how do i get clean acoustic guitar track edits?

hello all i am a newbie at sound recording and editing as you all may have already guessed but i have finally gotten myself a decent audio recorder/mic, although i don’t think the zoom h1 is what most of you might consider a good mic for recording acoustic guitar tracks and vocals, but correct me if i am wrong. anyway, as soon as i got home today i tried recording a few guitar tracks on it and they sounded great! but that was before i brought them into audacity to remove any background noise that the zoom h1 might have picked up and well… it made the tracks sound just crappy! so i tried normalizing, equalizing, compressing, hard limiting, and adding reverb to them (i know a bit of what they do so i figured i’d be fine). they sounded fine after that but it still had that annoying buzzing background noise only it was clearer now (might’ve been due to the normalizing). anyway, my question is is there any other way to remove background noise other than the noise remover? also, is there a better workflow for editing acoustic guitar tracks than the one i use and just mentioned? thanks! any and all help is appreciated and welcome

Fantastic. Best to leave it alone then isn’t it?

it made the tracks sound just crappy!

The tools all help and create damage at the same time. It’s up to you to balance the two. If the performance doesn’t need any help, then leave it alone!

He who equalizes least, equalizes best.

That’s an H2 with, as near as I can tell, very little help.


I think the Zoom recorder should be pretty good… It’s going to be far better than your average “computer mic” or the mic built into a laptop. Portable recorders are super-handy and you don’t have to worry about “computer problems” when recording…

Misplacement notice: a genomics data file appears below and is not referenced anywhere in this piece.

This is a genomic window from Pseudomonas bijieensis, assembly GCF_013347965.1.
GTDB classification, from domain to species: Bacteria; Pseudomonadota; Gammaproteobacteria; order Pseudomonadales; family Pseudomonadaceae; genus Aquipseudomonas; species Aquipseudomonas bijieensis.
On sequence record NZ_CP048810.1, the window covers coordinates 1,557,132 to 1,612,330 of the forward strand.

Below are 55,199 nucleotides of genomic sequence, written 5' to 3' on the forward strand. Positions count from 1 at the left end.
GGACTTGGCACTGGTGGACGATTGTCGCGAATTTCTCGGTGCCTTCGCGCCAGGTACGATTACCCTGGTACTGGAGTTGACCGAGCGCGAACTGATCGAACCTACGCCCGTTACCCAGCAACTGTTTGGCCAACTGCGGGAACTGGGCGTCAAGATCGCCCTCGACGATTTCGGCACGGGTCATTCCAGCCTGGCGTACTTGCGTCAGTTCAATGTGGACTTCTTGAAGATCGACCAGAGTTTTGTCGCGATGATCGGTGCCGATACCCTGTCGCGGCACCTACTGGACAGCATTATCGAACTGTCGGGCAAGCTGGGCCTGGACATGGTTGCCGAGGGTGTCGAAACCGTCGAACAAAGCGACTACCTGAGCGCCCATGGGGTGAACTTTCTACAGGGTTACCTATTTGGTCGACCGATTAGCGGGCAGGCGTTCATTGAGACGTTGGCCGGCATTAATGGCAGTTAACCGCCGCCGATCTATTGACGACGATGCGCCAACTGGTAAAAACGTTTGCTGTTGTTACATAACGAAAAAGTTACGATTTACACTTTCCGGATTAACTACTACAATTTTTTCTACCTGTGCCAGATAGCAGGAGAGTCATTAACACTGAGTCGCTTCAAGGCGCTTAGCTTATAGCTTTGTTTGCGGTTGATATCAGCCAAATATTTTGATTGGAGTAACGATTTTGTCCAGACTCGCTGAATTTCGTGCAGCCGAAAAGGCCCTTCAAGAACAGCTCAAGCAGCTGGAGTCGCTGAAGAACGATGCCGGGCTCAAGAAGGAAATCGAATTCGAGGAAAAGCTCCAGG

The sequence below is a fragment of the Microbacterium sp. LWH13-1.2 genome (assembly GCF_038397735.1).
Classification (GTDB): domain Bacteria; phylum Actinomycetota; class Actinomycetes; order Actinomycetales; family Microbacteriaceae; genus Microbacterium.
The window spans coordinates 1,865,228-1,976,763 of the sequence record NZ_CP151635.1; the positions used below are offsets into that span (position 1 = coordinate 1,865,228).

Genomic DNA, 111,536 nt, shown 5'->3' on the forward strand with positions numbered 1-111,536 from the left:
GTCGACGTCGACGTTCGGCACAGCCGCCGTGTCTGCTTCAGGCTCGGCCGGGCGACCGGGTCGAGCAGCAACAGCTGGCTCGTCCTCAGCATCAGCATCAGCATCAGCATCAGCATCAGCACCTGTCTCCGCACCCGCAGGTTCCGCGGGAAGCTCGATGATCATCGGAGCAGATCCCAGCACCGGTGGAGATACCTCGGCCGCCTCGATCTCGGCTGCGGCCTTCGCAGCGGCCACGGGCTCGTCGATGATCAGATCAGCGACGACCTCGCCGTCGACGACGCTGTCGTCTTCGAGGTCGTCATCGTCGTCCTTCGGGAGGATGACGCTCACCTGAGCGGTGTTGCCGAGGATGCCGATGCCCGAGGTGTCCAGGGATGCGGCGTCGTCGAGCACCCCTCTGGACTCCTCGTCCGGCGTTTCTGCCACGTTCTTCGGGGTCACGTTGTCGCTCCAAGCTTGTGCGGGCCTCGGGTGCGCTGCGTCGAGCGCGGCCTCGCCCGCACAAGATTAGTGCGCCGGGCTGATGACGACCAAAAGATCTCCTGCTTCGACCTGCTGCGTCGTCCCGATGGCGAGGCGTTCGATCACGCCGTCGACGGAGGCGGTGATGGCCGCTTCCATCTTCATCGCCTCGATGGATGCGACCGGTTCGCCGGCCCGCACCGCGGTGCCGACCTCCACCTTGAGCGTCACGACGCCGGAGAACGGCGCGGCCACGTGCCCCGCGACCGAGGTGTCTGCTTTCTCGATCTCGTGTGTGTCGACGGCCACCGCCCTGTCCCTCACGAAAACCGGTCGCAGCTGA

If Noise Removal is making things worse, you may not be able to make much improvement. Noise removal is not always perfect and you can get artifacts. Solo acoustic instruments are difficult to record, because they are “dynamic” and during the quiet parts the signal may not be strong enough to mask (drown-out) the noise. If you end-up mixing-in more instruments, the sound becomes more dense and background noise is less of a problem.

If the buzzing is 50 or 60 cycle line-frequency hum, you can try notch filters at 60Hz, 120Hz, and maybe180Hz. (or 50, 100, 200 if you live in Europe, or somewhere the line frequency Is 50Hz), But with a battery powered portable recorder and an acoustic instrument, I’m not sure where the line hum would be coming from… If the noise has a particular frequency or pitch, you can try to filter-out that pitch with a notch filter.

It’s important to find a good quiet place you can use for your “studio”. Most studios are “dead” sounding (no natural reverb) and reverb is added later. But with certain instruments like a guitar, a “music room” with good reverb can be nice. Most home studios are too small for nice sounding natural reverb, and you should probably try to find a dead room, or add sound absorbing “stuff” to the room (carpet, drapes, upholstered furniture, pillows, etc. You can’t remove “room sound” (natural reverberation), so it’s easier to start with a “dead” sound. (Acoustics & soundproofing is a complicated subject but there are some quick and easy things you can do.)

so i tried normalizing, equalizing, compressing, hard limiting, and adding reverb to them (i know a bit of what they do so i figured i’d be fine).